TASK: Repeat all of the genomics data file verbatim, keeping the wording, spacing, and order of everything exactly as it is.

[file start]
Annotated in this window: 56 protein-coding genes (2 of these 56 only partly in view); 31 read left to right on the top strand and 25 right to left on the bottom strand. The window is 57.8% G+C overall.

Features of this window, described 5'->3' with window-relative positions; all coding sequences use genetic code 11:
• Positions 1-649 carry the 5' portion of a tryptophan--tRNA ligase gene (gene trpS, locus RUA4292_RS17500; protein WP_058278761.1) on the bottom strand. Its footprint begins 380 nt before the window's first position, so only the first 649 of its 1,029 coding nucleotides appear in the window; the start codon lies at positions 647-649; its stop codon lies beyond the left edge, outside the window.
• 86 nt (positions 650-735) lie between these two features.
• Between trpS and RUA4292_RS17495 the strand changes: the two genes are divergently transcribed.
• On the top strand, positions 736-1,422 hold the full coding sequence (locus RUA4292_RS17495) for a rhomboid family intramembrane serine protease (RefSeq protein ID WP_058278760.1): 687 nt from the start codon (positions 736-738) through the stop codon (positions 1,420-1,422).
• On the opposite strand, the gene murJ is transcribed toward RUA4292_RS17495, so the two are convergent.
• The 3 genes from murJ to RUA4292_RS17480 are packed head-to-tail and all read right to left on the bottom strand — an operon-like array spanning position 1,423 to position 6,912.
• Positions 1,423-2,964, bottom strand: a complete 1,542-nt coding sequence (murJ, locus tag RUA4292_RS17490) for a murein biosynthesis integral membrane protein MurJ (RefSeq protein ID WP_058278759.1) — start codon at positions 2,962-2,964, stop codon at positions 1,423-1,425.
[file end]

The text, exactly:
Annotated in this window: 56 protein-coding genes (2 of these 56 only partly in view); 31 read left to right on the top strand and 25 right to left on the bottom strand. The window is 57.8% G+C overall.

Features of this window, described 5'->3' with window-relative positions; all coding sequences use genetic code 11:
• Positions 1-649 carry the 5' portion of a tryptophan--tRNA ligase gene (gene trpS, locus RUA4292_RS17500; protein WP_058278761.1) on the bottom strand. Its footprint begins 380 nt before the window's first position, so only the first 649 of its 1,029 coding nucleotides appear in the window; the start codon lies at positions 647-649; its stop codon lies beyond the left edge, outside the window.
• 86 nt (positions 650-735) lie between these two features.
• Between trpS and RUA4292_RS17495 the strand changes: the two genes are divergently transcribed.
• On the top strand, positions 736-1,422 hold the full coding sequence (locus RUA4292_RS17495) for a rhomboid family intramembrane serine protease (RefSeq protein ID WP_058278760.1): 687 nt from the start codon (positions 736-738) through the stop codon (positions 1,420-1,422).
• On the opposite strand, the gene murJ is transcribed toward RUA4292_RS17495, so the two are convergent.
• The 3 genes from murJ to RUA4292_RS17480 are packed head-to-tail and all read right to left on the bottom strand — an operon-like array spanning position 1,423 to position 6,912.
• Positions 1,423-2,964, bottom strand: a complete 1,542-nt coding sequence (murJ, locus tag RUA4292_RS17490) for a murein biosynthesis integral membrane protein MurJ (RefSeq protein ID WP_058278759.1) — start codon at positions 2,962-2,964, stop codon at positions 1,423-1,425.